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Learning

The Children’s Machine

Here is an audio track to accompany this post, if you like: luminous-rain
Music courtesy of Kevin MacLeod

My recent purchase of an XO laptop moved me to finally dip into the writing of Seymour Papert and his often-referenced book, The Children’s Machine: Rethinking School In The Age Of The Computer. Being in the midst of lots of reading for the administration classes I’m taking, I still found it a challenge to get into the academic and wordy mind of Papert. This is definitely a book that will need re-reading (and is well worth it).

Let’s start with a few bigger-picuture ideas I took from the book:

  • It was written over 15 years ago (1993), but the concepts and challenges presented are as fresh as ever. I often found myself in agreement with Papert’s thoughts, only to realize how long ago he made them. For example, when he references “…the powerful contribution of the new technologies…is the creation of personal media capable of supporting a wide range of intellectual styles,” what was on his mind? 1993 was long before Web 2.0 (and a lot of Web 1.0), smart phones and iPods. We are only beginning to realize the power of these new technologies.
  • I particularly enjoy the focus on learning as a distinct, enjoyable activity, rather than something to get done (Yearners vs. Schoolers, chapter 1; A Word for Learning, chapter 5). Papert talks about how real-life learning is a process of discovery based on need. As we engage deeper into learning about things that are important to us, the new knowledge “sticks,” adding to previous knowledge. I like this analogy, as it resonates with how I feel I increase my technology knowledge. As I am exposed to new ideas or concepts, I can categorize them based on prior knowledge, and call on them as needed. I always enjoy going to technology workshops, even beginner workshops, because there is always some new aspect or interpretation that I can add to my own knowledge library. Papert challenges the traditional conept of school as a place that disseminates knowledge to become one that promotes discovery of it.
  • No big surprise here, but Papert explicitly explains that using the computer a a knowledge machine most likely will not increase scores on high-stakes tests. It will produce creative thinkers with a personal relationship to significant concepts and content. It is almost funny (or sad) that his responses in 1993 were to the America 2000 initiative. 15 years later, we now call it No Child Left Behind.
  • Papert makes a case that perhaps reading and writing should no longer be the first way in which children become knowledge literate. I have a REALLY hard time with that thought – but when people use video sites such as YouTube to learn, it makes one pause and think. I sure wish there were an audio or video version of the book to help me get my head more around it…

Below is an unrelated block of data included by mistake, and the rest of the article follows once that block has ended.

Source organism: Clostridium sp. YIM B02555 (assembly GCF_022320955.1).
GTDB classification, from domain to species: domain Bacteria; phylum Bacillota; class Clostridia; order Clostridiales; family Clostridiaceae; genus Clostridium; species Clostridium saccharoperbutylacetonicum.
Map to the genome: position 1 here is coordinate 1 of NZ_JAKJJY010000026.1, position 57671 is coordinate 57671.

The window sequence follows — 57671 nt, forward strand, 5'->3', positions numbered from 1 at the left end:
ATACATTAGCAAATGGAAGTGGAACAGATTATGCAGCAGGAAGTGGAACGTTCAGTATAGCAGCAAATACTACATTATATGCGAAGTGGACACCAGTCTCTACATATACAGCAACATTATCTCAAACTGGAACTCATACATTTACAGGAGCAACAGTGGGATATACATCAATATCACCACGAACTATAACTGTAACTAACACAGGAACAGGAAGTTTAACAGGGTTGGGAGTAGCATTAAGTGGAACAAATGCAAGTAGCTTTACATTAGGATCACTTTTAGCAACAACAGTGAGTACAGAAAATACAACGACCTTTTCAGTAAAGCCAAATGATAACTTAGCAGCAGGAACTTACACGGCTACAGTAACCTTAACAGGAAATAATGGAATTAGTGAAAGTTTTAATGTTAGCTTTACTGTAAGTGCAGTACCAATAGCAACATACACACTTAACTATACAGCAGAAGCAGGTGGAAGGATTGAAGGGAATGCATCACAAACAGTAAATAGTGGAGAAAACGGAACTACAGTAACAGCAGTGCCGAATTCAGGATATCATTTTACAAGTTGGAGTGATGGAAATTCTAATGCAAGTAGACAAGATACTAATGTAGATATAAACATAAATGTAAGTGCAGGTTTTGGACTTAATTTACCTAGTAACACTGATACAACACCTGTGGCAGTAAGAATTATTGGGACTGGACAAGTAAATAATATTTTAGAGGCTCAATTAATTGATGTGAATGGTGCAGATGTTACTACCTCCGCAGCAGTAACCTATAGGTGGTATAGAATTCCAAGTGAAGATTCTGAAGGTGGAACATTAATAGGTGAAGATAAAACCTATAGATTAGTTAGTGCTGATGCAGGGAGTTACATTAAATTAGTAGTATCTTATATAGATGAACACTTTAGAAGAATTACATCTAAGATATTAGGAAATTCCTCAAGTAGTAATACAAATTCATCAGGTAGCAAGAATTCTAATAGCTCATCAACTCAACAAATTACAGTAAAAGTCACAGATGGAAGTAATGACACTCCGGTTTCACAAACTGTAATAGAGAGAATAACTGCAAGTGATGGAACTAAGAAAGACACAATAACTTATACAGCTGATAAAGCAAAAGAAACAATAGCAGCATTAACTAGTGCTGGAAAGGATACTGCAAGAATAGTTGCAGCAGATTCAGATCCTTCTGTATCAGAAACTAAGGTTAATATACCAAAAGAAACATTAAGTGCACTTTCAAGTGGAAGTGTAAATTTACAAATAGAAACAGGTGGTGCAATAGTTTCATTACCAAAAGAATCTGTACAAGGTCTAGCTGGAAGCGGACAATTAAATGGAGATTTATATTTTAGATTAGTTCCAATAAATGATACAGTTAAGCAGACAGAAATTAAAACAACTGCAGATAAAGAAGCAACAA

A quote from the book that I feel sums up Papert’s thesis, and most of his work in educational computing, is as follows:

“[Computers] should serve children as instruments to work with and to think with, as the means to carry out projects, the source of concepts to think new ideas.”

Logo is the programming language he created, and is the central topic of discussion throughout the book to demonstrate his beliefs. Logo is not about making a turtle move around the screen; it is about making students think about their learning.

Flashback to my high school days when I had my brand new Commodore 64 on the dining room table (you can now do the math on my age…). I sat there with the cassette drive, typing “Load, *8” and waiting 10 minutes for a program to get into memory so I could run it. I used the book on Basic to write a 60 line program that added a few numbers together. I thought to myself, “I’m not going to be a computer programmer – I’m going to be a computer user.” This appears to fly in the face of Papert’s view of the machine as learning agent.

Fast forward to 2009 – I regularly edit the code in the template that this blog is based on to make it look like I want it to. I just finished editing the Wikipedia article on the OLPC XO-1 to include a reference to Papert’s book. I looked at the code for other parts of the entry to figure out how on earth to make the correct syntax for the entry. What happened? I moved from a user to a programmer – not a programmer in the true sense, but the code to interpret in blogging software or wiki software is far more complex that the Basic language I shunned many years ago. The difference is in the product – while it was not worth the time to spend hours writing code to add some numbers, it is worth spending time when the results are far more satisfying. To take the quote from WordPress, “Code is Poetry.”

I’m just beginning to understand the impact of Papert’s writing, and how it affects me personally and children (and schools) overall. One thing is for sure – as we look around at the XO, netbooks, ultra-mobile PCs, smart phones, etc. – The Children’s Machine is here. What are we going to do with it?